Fighting with my Body
It felt like it was taking forever to just feel like myself on the run again. Yes, I enjoy running fast and I like to push myself to improve my time and fitness. However, I do acknowledge that times and paces do not define me. When I started running again after starting iron supplements, I had lost almost 3 minutes off of my previous easy. This did not bother me, but what bothered me was that running still didn’t feel as natural as it used to.
I’d often fight with myself to go on runs, and even the longer runs felt daunting. I deferred races or dropped down in distances, and I was not proud of my running.
Hitting rock bottom feels different for everyone, and I am sure I could have gone much lower. However, this felt awful for me, but I continued to step back and evaluate my life on the run. I love running…I truly do, but running and I needed to figure something out. I kept going and just did what I could, what I wanted to, and slowly but surely the distance came back. I began to renew my passion and spirit.
Close the Year
As I closed out 2023, I did so taking a few days off running over my Christmas vacation. For five days I didn’t run. There was no injury. I wasn’t even that busy, I was at my in-laws and pretty much spent most of my time in a recliner reading. My body had been so worn; physically, mentally, and emotionally, not just by my year on the run but also by my year off the run. By running, by my vocation, and by everything.
So I did…nothing, and I learned something.
I missed running.
When I returned home from my in-laws, I went for a run the next day. I thought I would make it a nice, easy 5k. However, I only ran 4k (about 2.5 mi), then I stopped and walked, and I felt fine with that decision. It was what my body needed that day. However, something great happened while I was running. Running felt easy, controlled…comfortable. It felt normal.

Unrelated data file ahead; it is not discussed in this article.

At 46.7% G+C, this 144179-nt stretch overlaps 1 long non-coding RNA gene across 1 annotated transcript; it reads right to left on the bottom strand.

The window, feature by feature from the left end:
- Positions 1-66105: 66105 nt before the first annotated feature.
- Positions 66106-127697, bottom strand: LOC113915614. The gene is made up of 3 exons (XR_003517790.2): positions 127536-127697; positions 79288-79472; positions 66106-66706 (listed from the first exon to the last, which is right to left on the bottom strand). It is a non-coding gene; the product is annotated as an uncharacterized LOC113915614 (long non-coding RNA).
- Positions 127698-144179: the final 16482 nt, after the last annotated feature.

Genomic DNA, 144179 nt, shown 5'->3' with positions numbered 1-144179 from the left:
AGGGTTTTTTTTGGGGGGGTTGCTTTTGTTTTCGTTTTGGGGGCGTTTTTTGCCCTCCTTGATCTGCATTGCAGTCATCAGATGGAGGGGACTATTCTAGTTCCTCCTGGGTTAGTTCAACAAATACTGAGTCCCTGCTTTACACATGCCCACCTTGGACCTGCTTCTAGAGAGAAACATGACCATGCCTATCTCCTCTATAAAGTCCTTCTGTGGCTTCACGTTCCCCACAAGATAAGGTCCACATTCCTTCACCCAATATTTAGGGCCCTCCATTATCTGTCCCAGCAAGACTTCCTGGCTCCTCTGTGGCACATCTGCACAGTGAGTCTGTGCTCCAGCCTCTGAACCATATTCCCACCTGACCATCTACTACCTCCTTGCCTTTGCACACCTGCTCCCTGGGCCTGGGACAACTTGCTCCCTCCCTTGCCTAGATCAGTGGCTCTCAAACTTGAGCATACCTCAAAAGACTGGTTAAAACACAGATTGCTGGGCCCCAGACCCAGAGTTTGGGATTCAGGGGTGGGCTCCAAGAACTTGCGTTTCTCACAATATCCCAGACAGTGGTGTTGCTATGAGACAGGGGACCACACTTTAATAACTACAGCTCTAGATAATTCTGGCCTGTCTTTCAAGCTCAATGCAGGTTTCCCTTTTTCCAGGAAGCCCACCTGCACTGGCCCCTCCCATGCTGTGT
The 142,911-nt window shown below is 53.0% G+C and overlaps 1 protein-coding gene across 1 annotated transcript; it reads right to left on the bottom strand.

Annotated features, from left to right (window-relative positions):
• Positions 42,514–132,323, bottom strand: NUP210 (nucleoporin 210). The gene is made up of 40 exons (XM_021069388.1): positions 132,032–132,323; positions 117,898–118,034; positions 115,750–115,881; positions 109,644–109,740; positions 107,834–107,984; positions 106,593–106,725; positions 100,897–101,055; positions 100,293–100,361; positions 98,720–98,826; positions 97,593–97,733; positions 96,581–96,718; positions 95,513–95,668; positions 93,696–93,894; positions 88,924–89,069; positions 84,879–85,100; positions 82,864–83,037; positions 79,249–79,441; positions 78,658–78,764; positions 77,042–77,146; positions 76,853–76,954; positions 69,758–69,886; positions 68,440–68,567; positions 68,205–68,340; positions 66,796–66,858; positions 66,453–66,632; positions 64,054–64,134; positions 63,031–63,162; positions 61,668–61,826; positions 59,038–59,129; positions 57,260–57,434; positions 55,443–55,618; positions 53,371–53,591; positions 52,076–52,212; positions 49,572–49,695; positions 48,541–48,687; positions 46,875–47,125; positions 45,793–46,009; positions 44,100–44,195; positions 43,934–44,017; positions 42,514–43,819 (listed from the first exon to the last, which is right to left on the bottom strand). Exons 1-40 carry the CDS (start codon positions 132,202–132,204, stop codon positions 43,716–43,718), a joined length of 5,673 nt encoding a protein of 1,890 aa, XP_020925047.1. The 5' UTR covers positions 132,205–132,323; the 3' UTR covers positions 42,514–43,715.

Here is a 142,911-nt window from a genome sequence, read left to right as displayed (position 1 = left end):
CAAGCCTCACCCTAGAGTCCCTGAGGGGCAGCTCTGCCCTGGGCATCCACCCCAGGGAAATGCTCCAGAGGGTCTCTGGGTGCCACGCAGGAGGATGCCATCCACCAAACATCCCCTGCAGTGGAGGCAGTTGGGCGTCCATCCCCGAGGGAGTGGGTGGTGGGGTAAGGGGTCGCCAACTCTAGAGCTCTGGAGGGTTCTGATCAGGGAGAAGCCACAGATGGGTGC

My mind has been thinking a lot about the highs and lows as I reflect on 2023. It harkens to that John Elway quote I mentioned at the top. Even more so my mind reflects on the lows (though this is probably recency bias). I struggle to imagine how a year that includes some of my fastest times also included some of my worst feelings on the run as well.
It can be tough to stay positive when the lows seem so low, but sometimes we need to recognize the space for renewal as we go through the hills and valleys of life.
As I reflect on this year, both the highs and lows, I think about what got me through every second of it. My supportive family. My run family, in the RunSomeMo Run Club, J&A Racing, and Tidewater Striders. Even to my extended run family back in Richmond, who continue to watch, support, and send encouraging messages. My church family, who knows I am a better pastor and person when I am caring for myself. Even folks who I have never met, but only know through social media, lift and support me.
I would be nothing without those around me.
I look back, and I appreciate the last year on the run. It was tough, but the highs were amazing, accomplishments I will hold to for years to come, and goals I hope to achieve. The lows remind me of what running is to me. It reminds me that it is a joy to be able to move, and of the support that is around me.
As I look to 2024, I don’t know what my goals are or what I hope to achieve on the run this year. I think I need a year without expectations. I think I need to rediscover my love for running. To find myself again, and exist within my spirit that has gotten me this far.